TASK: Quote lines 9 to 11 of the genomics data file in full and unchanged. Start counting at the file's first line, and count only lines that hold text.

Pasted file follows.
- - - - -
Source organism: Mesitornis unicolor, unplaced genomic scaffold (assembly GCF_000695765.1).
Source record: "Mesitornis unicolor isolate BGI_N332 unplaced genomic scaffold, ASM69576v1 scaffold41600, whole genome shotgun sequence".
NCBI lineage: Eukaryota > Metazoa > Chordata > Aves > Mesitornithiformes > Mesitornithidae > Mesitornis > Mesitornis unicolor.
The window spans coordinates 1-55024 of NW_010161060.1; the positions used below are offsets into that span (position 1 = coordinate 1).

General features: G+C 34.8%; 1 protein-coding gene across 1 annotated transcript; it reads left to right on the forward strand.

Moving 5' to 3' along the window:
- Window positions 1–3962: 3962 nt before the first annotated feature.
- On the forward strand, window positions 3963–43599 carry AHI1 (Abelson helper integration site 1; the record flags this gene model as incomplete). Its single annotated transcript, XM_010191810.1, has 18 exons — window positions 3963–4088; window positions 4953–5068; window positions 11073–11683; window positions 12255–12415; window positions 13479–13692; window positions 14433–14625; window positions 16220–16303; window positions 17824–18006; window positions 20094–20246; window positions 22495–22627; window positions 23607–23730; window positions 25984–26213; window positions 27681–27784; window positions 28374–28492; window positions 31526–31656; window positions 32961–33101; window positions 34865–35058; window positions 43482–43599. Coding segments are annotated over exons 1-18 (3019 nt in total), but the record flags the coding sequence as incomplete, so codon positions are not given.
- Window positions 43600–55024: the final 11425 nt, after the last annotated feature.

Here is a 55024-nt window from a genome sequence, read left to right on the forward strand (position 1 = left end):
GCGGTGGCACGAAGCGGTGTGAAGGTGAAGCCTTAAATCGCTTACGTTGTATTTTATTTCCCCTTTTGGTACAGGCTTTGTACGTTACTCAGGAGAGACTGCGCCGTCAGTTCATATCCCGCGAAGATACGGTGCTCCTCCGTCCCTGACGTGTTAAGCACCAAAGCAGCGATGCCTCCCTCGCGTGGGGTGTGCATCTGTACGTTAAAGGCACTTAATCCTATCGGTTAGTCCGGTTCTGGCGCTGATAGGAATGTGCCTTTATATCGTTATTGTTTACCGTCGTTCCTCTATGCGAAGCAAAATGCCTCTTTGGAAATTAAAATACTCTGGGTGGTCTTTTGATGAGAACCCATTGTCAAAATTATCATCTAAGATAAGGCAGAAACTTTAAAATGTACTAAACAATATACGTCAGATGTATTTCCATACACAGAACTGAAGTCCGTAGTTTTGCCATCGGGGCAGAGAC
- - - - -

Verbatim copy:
- Window positions 43600–55024: the final 11425 nt, after the last annotated feature.

Here is a 55024-nt window from a genome sequence, read left to right on the forward strand (position 1 = left end):
GCGGTGGCACGAAGCGGTGTGAAGGTGAAGCCTTAAATCGCTTACGTTGTATTTTATTTCCCCTTTTGGTACAGGCTTTGTACGTTACTCAGGAGAGACTGCGCCGTCAGTTCATATCCCGCGAAGATACGGTGCTCCTCCGTCCCTGACGTGTTAAGCACCAAAGCAGCGATGCCTCCCTCGCGTGGGGTGTGCATCTGTACGTTAAAGGCACTTAATCCTATCGGTTAGTCCGGTTCTGGCGCTGATAGGAATGTGCCTTTATATCGTTATTGTTTACCGTCGTTCCTCTATGCGAAGCAAAATGCCTCTTTGGAAATTAAAATACTCTGGGTGGTCTTTTGATGAGAACCCATTGTCAAAATTATCATCTAAGATAAGGCAGAAACTTTAAAATGTACTAAACAATATACGTCAGATGTATTTCCATACACAGAACTGAAGTCCGTAGTTTTGCCATCGGGGCAGAGAC